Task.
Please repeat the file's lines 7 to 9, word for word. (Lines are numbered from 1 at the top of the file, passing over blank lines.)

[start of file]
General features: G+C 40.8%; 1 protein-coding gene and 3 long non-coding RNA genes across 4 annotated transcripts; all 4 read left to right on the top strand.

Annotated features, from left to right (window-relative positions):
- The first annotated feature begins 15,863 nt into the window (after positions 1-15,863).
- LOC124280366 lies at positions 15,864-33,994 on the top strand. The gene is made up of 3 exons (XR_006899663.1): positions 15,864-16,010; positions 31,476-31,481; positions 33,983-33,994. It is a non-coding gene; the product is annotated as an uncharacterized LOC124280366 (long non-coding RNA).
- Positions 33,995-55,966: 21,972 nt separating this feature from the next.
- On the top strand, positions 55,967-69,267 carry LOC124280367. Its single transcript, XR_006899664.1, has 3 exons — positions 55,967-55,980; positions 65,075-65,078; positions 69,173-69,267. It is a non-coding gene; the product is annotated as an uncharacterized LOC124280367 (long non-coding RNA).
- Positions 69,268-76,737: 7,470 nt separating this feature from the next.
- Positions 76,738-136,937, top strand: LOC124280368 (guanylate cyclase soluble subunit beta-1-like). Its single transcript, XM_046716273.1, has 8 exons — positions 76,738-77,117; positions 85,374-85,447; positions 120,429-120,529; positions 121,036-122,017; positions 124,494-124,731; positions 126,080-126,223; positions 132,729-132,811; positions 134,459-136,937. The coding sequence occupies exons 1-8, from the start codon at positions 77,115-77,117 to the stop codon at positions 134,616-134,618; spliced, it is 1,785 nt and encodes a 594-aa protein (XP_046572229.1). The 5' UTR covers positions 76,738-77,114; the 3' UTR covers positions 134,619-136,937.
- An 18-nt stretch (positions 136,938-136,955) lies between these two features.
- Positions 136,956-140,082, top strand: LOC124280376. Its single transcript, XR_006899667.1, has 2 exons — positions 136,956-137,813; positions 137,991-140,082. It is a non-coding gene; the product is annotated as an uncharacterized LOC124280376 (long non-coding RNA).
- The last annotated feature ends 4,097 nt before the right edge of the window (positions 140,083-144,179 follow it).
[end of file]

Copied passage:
- Positions 69,268-76,737: 7,470 nt separating this feature from the next.
- Positions 76,738-136,937, top strand: LOC124280368 (guanylate cyclase soluble subunit beta-1-like). Its single transcript, XM_046716273.1, has 8 exons — positions 76,738-77,117; positions 85,374-85,447; positions 120,429-120,529; positions 121,036-122,017; positions 124,494-124,731; positions 126,080-126,223; positions 132,729-132,811; positions 134,459-136,937. The coding sequence occupies exons 1-8, from the start codon at positions 77,115-77,117 to the stop codon at positions 134,616-134,618; spliced, it is 1,785 nt and encodes a 594-aa protein (XP_046572229.1). The 5' UTR covers positions 76,738-77,114; the 3' UTR covers positions 134,619-136,937.
- An 18-nt stretch (positions 136,938-136,955) lies between these two features.